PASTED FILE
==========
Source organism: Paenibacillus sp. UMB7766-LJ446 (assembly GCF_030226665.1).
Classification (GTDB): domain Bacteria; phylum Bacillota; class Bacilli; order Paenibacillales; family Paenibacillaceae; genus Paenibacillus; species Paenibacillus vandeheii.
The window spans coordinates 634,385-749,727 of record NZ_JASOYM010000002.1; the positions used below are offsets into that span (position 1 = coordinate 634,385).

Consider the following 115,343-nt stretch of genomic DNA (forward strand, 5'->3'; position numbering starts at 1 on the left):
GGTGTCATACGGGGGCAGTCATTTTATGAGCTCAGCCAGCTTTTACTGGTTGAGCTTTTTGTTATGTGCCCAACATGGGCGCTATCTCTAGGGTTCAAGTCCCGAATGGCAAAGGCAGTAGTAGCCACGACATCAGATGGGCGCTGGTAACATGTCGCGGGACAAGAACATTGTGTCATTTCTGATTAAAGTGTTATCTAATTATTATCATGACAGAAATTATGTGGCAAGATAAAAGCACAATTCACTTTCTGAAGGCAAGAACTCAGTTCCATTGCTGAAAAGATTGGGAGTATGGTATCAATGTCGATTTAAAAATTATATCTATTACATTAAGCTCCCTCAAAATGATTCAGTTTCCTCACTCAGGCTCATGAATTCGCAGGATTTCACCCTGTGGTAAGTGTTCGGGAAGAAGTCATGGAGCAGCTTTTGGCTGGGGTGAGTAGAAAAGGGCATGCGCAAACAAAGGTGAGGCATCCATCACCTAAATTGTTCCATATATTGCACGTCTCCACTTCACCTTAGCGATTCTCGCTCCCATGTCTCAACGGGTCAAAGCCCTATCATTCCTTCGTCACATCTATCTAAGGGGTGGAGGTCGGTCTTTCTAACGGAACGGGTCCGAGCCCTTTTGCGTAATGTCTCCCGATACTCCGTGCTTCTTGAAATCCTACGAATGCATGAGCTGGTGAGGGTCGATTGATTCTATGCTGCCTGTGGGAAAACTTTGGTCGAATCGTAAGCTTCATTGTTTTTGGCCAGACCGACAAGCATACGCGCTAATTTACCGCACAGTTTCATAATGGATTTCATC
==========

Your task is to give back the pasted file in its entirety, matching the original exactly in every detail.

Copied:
Source organism: Paenibacillus sp. UMB7766-LJ446 (assembly GCF_030226665.1).
Classification (GTDB): domain Bacteria; phylum Bacillota; class Bacilli; order Paenibacillales; family Paenibacillaceae; genus Paenibacillus; species Paenibacillus vandeheii.
The window spans coordinates 634,385-749,727 of record NZ_JASOYM010000002.1; the positions used below are offsets into that span (position 1 = coordinate 634,385).

Consider the following 115,343-nt stretch of genomic DNA (forward strand, 5'->3'; position numbering starts at 1 on the left):
GGTGTCATACGGGGGCAGTCATTTTATGAGCTCAGCCAGCTTTTACTGGTTGAGCTTTTTGTTATGTGCCCAACATGGGCGCTATCTCTAGGGTTCAAGTCCCGAATGGCAAAGGCAGTAGTAGCCACGACATCAGATGGGCGCTGGTAACATGTCGCGGGACAAGAACATTGTGTCATTTCTGATTAAAGTGTTATCTAATTATTATCATGACAGAAATTATGTGGCAAGATAAAAGCACAATTCACTTTCTGAAGGCAAGAACTCAGTTCCATTGCTGAAAAGATTGGGAGTATGGTATCAATGTCGATTTAAAAATTATATCTATTACATTAAGCTCCCTCAAAATGATTCAGTTTCCTCACTCAGGCTCATGAATTCGCAGGATTTCACCCTGTGGTAAGTGTTCGGGAAGAAGTCATGGAGCAGCTTTTGGCTGGGGTGAGTAGAAAAGGGCATGCGCAAACAAAGGTGAGGCATCCATCACCTAAATTGTTCCATATATTGCACGTCTCCACTTCACCTTAGCGATTCTCGCTCCCATGTCTCAACGGGTCAAAGCCCTATCATTCCTTCGTCACATCTATCTAAGGGGTGGAGGTCGGTCTTTCTAACGGAACGGGTCCGAGCCCTTTTGCGTAATGTCTCCCGATACTCCGTGCTTCTTGAAATCCTACGAATGCATGAGCTGGTGAGGGTCGATTGATTCTATGCTGCCTGTGGGAAAACTTTGGTCGAATCGTAAGCTTCATTGTTTTTGGCCAGACCGACAAGCATACGCGCTAATTTACCGCACAGTTTCATAATGGATTTCATC